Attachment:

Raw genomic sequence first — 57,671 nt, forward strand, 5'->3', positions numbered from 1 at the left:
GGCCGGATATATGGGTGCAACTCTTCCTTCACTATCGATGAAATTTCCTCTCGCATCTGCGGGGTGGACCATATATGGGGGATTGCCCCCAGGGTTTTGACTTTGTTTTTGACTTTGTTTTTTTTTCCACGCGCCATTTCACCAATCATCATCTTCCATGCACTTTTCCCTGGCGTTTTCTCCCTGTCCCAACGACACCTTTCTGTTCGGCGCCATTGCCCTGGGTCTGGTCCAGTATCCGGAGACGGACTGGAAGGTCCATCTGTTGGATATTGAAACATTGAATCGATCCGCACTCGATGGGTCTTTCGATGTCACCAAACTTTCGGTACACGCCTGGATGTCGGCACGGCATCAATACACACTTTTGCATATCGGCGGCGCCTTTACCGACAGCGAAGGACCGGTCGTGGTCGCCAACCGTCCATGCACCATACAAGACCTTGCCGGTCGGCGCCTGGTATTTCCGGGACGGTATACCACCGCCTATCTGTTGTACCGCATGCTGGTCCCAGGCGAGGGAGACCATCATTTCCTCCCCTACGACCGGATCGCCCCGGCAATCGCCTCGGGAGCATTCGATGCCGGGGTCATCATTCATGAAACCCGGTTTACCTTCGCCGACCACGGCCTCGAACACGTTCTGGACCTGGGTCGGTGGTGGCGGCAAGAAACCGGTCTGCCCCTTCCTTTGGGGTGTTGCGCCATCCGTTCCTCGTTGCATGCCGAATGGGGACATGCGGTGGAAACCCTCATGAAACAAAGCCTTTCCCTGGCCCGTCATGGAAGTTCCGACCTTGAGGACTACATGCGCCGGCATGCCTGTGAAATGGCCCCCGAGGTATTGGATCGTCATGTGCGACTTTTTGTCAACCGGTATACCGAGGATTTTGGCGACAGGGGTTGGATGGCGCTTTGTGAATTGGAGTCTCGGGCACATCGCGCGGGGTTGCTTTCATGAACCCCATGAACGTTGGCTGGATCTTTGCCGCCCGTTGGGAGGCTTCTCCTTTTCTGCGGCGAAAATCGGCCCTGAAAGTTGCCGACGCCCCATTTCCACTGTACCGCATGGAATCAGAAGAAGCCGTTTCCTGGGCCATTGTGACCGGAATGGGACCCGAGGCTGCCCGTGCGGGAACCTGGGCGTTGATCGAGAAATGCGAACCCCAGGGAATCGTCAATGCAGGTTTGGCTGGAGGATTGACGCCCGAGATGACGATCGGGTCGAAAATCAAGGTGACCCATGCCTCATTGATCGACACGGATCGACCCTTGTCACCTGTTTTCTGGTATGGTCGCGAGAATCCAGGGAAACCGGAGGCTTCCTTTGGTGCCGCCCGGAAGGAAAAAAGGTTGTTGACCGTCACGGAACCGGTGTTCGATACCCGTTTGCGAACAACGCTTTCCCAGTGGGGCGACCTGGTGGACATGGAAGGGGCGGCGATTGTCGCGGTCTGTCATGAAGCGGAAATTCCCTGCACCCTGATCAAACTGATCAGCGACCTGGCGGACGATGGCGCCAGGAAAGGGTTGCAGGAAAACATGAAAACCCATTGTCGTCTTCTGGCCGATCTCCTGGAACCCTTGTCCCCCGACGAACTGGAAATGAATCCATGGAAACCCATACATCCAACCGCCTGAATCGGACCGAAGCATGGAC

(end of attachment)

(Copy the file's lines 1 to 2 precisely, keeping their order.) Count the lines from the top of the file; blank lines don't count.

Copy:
Raw genomic sequence first — 57,671 nt, forward strand, 5'->3', positions numbered from 1 at the left:
GGCCGGATATATGGGTGCAACTCTTCCTTCACTATCGATGAAATTTCCTCTCGCATCTGCGGGGTGGACCATATATGGGGGATTGCCCCCAGGGTTTTGACTTTGTTTTTGACTTTGTTTTTTTTTCCACGCGCCATTTCACCAATCATCATCTTCCATGCACTTTTCCCTGGCGTTTTCTCCCTGTCCCAACGACACCTTTCTGTTCGGCGCCATTGCCCTGGGTCTGGTCCAGTATCCGGAGACGGACTGGAAGGTCCATCTGTTGGATATTGAAACATTGAATCGATCCGCACTCGATGGGTCTTTCGATGTCACCAAACTTTCGGTACACGCCTGGATGTCGGCACGGCATCAATACACACTTTTGCATATCGGCGGCGCCTTTACCGACAGCGAAGGACCGGTCGTGGTCGCCAACCGTCCATGCACCATACAAGACCTTGCCGGTCGGCGCCTGGTATTTCCGGGACGGTATACCACCGCCTATCTGTTGTACCGCATGCTGGTCCCAGGCGAGGGAGACCATCATTTCCTCCCCTACGACCGGATCGCCCCGGCAATCGCCTCGGGAGCATTCGATGCCGGGGTCATCATTCATGAAACCCGGTTTACCTTCGCCGACCACGGCCTCGAACACGTTCTGGACCTGGGTCGGTGGTGGCGGCAAGAAACCGGTCTGCCCCTTCCTTTGGGGTGTTGCGCCATCCGTTCCTCGTTGCATGCCGAATGGGGACATGCGGTGGAAACCCTCATGAAACAAAGCCTTTCCCTGGCCCGTCATGGAAGTTCCGACCTTGAGGACTACATGCGCCGGCATGCCTGTGAAATGGCCCCCGAGGTATTGGATCGTCATGTGCGACTTTTTGTCAACCGGTATACCGAGGATTTTGGCGACAGGGGTTGGATGGCGCTTTGTGAATTGGAGTCTCGGGCACATCGCGCGGGGTTGCTTTCATGAACCCCATGAACGTTGGCTGGATCTTTGCCGCCCGTTGGGAGGCTTCTCCTTTTCTGCGGCGAAAATCGGCCCTGAAAGTTGCCGACGCCCCATTTCCACTGTACCGCATGGAATCAGAAGAAGCCGTTTCCTGGGCCATTGTGACCGGAATGGGACCCGAGGCTGCCCGTGCGGGAACCTGGGCGTTGATCGAGAAATGCGAACCCCAGGGAATCGTCAATGCAGGTTTGGCTGGAGGATTGACGCCCGAGATGACGATCGGGTCGAAAATCAAGGTGACCCATGCCTCATTGATCGACACGGATCGACCCTTGTCACCTGTTTTCTGGTATGGTCGCGAGAATCCAGGGAAACCGGAGGCTTCCTTTGGTGCCGCCCGGAAGGAAAAAAGGTTGTTGACCGTCACGGAACCGGTGTTCGATACCCGTTTGCGAACAACGCTTTCCCAGTGGGGCGACCTGGTGGACATGGAAGGGGCGGCGATTGTCGCGGTCTGTCATGAAGCGGAAATTCCCTGCACCCTGATCAAACTGATCAGCGACCTGGCGGACGATGGCGCCAGGAAAGGGTTGCAGGAAAACATGAAAACCCATTGTCGTCTTCTGGCCGATCTCCTGGAACCCTTGTCCCCCGACGAACTGGAAATGAATCCATGGAAACCCATACATCCAACCGCCTGAATCGGACCGAAGCATGGAC